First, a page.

ABU DHABI // Strong growth at DP World's Middle East, Australian and Indian ports helped the company to a 21 per cent rise in total container handling in the first half of the year, but analysts say the second half will carry greater risks as shipping lines and freight forwarders are forecasting slowing trade. The world's fourth-largest ports operator handled 13.6 million container units between January through June, up from 11.2 million last year, indicating the feared contagion from a slowing US economy has yet to seriously dent the global company.
Instead, DP World said it had benefited from a US slowdown, as traffic was re-routed through its ports in India, Africa and the Middle East. DP World does not operate any terminals in the US. Analysts said the company's international presence would help protect it against headwinds from slowing economies in the West. "We feel DP World's diversified global portfolio of ports and exposure to faster growth emerging markets justify a premium versus the sector," Samantha Gleave, an analyst at Merrill Lynch, said in a report.
The company's underlying container growth, which does not include new concessions opened within the past 12 months, was 11 per cent, roughly in line with expectations. In the past 12 months, DP World added Sokhna, Dakar and Jeddah to its list of consolidated ports. Recently, the company won a bid to operate Tarragona container terminal in Spain, and it is waiting to hear the results of a contest to run Thessaloniki Port in Greece.
DP World's best performing region was Europe, Africa and the Middle East, where traffic grew 21 per cent. Lower growth was reported at its terminals in the Americas and Australia, and in the Asia-Pacific region and Indian subcontinent, although all areas still topped 10 per cent growth. The figures reflect DP World's results for its consolidated terminals - the 25 international ports where it has a majority ownership. DP World owns minority stakes in another 19 ports.
Mohammed Sharaf, the chief executive of DP World, said the results showed that the company's investments in new port capacity were coming to fruition. "The growth was driven by our focus on the faster growing emerging markets along the Asia-Europe trade routes, and our success in rolling out capacity in those markets which are capacity constrained," he said. At its flagship Jebel Ali port in Dubai, the company managed to stay a step ahead of runaway growth by expanding capacity to 11 million Twenty-foot Equivalent Units (TEUs) last year, with plans to go up to 14 million TEUs by the end of this year.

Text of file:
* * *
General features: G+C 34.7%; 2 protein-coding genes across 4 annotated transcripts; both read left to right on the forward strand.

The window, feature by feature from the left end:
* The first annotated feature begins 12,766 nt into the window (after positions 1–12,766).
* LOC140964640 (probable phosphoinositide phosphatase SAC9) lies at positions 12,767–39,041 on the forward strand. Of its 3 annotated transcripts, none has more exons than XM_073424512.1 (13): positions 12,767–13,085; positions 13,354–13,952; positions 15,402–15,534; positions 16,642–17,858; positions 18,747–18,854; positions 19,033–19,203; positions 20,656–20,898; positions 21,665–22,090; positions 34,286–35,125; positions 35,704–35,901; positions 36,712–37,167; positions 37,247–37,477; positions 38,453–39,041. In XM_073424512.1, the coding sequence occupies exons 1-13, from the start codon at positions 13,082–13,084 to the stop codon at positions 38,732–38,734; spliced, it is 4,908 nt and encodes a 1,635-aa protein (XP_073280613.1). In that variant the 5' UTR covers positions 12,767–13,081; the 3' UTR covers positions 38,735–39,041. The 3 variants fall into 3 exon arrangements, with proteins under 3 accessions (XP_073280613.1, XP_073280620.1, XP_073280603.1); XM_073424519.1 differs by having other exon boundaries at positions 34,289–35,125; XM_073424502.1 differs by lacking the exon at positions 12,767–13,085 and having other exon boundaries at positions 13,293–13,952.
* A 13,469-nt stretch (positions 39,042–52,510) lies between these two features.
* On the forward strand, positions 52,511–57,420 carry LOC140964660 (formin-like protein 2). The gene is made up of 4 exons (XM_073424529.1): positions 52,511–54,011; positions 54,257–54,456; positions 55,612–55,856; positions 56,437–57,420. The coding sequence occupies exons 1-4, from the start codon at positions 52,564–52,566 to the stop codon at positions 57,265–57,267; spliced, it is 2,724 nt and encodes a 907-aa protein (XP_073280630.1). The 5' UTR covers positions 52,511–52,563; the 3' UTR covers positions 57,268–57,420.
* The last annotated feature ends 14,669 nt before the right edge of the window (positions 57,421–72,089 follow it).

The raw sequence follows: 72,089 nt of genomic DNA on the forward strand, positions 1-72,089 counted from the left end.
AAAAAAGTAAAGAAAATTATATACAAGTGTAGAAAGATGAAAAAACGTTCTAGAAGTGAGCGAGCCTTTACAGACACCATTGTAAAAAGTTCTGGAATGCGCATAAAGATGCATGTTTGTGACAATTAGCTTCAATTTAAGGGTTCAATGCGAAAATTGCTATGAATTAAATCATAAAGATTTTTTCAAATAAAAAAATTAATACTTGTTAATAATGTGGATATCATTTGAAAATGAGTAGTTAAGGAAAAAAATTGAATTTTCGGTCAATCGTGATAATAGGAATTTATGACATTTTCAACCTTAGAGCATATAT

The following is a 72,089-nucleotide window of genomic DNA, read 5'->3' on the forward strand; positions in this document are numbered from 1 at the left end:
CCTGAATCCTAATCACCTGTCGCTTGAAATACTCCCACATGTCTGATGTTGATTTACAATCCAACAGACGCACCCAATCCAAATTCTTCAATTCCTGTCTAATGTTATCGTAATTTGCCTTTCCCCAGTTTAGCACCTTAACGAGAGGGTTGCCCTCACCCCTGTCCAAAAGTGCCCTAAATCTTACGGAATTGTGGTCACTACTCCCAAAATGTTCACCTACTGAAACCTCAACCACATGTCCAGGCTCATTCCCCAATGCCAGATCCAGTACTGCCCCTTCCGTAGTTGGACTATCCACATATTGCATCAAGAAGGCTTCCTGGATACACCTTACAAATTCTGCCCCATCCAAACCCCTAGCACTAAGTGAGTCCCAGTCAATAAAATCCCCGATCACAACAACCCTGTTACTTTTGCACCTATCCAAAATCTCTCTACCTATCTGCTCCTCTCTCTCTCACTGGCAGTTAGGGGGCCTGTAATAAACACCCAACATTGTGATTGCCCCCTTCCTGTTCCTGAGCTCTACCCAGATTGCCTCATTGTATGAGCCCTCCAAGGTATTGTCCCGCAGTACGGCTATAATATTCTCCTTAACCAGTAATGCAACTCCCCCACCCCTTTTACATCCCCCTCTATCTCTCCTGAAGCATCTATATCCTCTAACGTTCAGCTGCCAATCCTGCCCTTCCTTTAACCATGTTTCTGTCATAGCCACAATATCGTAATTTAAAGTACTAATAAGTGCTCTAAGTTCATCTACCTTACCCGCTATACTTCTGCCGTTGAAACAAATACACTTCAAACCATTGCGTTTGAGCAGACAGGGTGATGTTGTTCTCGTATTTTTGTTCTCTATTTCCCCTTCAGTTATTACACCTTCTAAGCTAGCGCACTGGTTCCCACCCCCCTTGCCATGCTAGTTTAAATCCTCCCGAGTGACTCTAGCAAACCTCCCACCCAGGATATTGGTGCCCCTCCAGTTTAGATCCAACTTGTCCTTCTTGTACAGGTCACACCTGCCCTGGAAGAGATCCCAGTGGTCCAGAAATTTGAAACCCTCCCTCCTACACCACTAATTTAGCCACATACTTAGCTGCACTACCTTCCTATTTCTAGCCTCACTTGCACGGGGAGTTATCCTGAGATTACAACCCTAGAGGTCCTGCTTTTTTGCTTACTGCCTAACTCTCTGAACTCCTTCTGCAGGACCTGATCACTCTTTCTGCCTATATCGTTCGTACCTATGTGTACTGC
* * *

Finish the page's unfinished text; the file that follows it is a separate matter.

Looking ahead, however, analysts caution that major freight forwarders such as Kuehne & Nagel, based in Switzerland, are forecasting slower growth rates in the logistics market. Robin Byde, an analyst at HSBC in London, said sea freight growth in the first half dropped by three to five per cent, lower than expectations. "We are still concerned that momentum may slow in the second half and into next year, based on similar results in the sector for other companies."
Mr Byde said worries over global trade shifts may be a factor in the DP World share price, which is down 35 per cent on the year. "There is a nervousness among investors about global trade, even though most investors recognise DP World is a well-run company with good prospects in the medium term," he said. "However, the potential downside is in the near term." @Email:firstname.lastname@example.org